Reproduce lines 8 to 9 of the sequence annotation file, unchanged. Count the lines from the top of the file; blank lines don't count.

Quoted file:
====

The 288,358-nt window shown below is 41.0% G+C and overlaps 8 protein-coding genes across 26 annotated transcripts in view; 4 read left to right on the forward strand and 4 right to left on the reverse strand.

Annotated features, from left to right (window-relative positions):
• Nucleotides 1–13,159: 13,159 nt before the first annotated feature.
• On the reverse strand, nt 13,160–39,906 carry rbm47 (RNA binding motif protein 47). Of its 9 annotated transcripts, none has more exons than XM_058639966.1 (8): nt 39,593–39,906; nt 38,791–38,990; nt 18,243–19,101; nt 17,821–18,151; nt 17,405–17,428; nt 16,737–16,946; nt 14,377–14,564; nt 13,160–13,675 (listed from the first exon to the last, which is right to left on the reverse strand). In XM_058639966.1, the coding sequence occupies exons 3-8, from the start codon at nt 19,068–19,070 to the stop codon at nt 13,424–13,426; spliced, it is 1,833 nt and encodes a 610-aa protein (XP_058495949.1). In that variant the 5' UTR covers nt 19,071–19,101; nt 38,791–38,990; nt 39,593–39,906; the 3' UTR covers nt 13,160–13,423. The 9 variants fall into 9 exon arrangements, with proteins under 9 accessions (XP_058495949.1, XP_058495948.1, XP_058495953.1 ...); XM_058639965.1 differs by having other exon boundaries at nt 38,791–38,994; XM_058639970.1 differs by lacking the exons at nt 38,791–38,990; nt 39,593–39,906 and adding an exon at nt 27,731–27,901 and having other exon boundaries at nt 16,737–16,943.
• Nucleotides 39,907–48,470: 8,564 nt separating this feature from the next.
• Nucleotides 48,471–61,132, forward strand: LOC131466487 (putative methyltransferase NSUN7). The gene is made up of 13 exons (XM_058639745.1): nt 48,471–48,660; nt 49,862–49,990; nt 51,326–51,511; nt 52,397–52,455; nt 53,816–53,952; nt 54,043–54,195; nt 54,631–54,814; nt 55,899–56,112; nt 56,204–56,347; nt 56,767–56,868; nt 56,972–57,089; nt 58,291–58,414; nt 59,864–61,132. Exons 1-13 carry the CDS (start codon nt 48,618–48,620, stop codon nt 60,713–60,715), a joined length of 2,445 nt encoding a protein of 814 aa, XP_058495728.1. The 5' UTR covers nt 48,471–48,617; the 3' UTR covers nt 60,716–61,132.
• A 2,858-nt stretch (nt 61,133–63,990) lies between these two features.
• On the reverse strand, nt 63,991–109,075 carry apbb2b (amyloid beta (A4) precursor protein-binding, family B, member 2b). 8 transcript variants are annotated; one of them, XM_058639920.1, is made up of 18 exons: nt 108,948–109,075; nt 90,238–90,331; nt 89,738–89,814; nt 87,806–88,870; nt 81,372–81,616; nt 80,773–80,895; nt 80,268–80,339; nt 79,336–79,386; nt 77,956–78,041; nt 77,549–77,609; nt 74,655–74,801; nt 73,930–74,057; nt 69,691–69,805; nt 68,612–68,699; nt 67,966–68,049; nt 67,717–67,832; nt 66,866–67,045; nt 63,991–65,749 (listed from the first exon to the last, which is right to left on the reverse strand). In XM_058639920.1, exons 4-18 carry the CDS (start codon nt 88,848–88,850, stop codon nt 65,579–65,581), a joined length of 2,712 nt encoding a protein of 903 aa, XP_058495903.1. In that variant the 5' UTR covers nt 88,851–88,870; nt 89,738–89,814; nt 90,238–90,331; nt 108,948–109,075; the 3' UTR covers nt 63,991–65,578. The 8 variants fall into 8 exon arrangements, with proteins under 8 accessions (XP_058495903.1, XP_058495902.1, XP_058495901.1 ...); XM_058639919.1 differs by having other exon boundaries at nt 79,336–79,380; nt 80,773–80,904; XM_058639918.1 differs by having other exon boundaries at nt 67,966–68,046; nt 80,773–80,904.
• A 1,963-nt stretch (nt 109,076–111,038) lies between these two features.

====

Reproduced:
• On the reverse strand, nt 63,991–109,075 carry apbb2b (amyloid beta (A4) precursor protein-binding, family B, member 2b). 8 transcript variants are annotated; one of them, XM_058639920.1, is made up of 18 exons: nt 108,948–109,075; nt 90,238–90,331; nt 89,738–89,814; nt 87,806–88,870; nt 81,372–81,616; nt 80,773–80,895; nt 80,268–80,339; nt 79,336–79,386; nt 77,956–78,041; nt 77,549–77,609; nt 74,655–74,801; nt 73,930–74,057; nt 69,691–69,805; nt 68,612–68,699; nt 67,966–68,049; nt 67,717–67,832; nt 66,866–67,045; nt 63,991–65,749 (listed from the first exon to the last, which is right to left on the reverse strand). In XM_058639920.1, exons 4-18 carry the CDS (start codon nt 88,848–88,850, stop codon nt 65,579–65,581), a joined length of 2,712 nt encoding a protein of 903 aa, XP_058495903.1. In that variant the 5' UTR covers nt 88,851–88,870; nt 89,738–89,814; nt 90,238–90,331; nt 108,948–109,075; the 3' UTR covers nt 63,991–65,578. The 8 variants fall into 8 exon arrangements, with proteins under 8 accessions (XP_058495903.1, XP_058495902.1, XP_058495901.1 ...); XM_058639919.1 differs by having other exon boundaries at nt 79,336–79,380; nt 80,773–80,904; XM_058639918.1 differs by having other exon boundaries at nt 67,966–68,046; nt 80,773–80,904.
• A 1,963-nt stretch (nt 109,076–111,038) lies between these two features.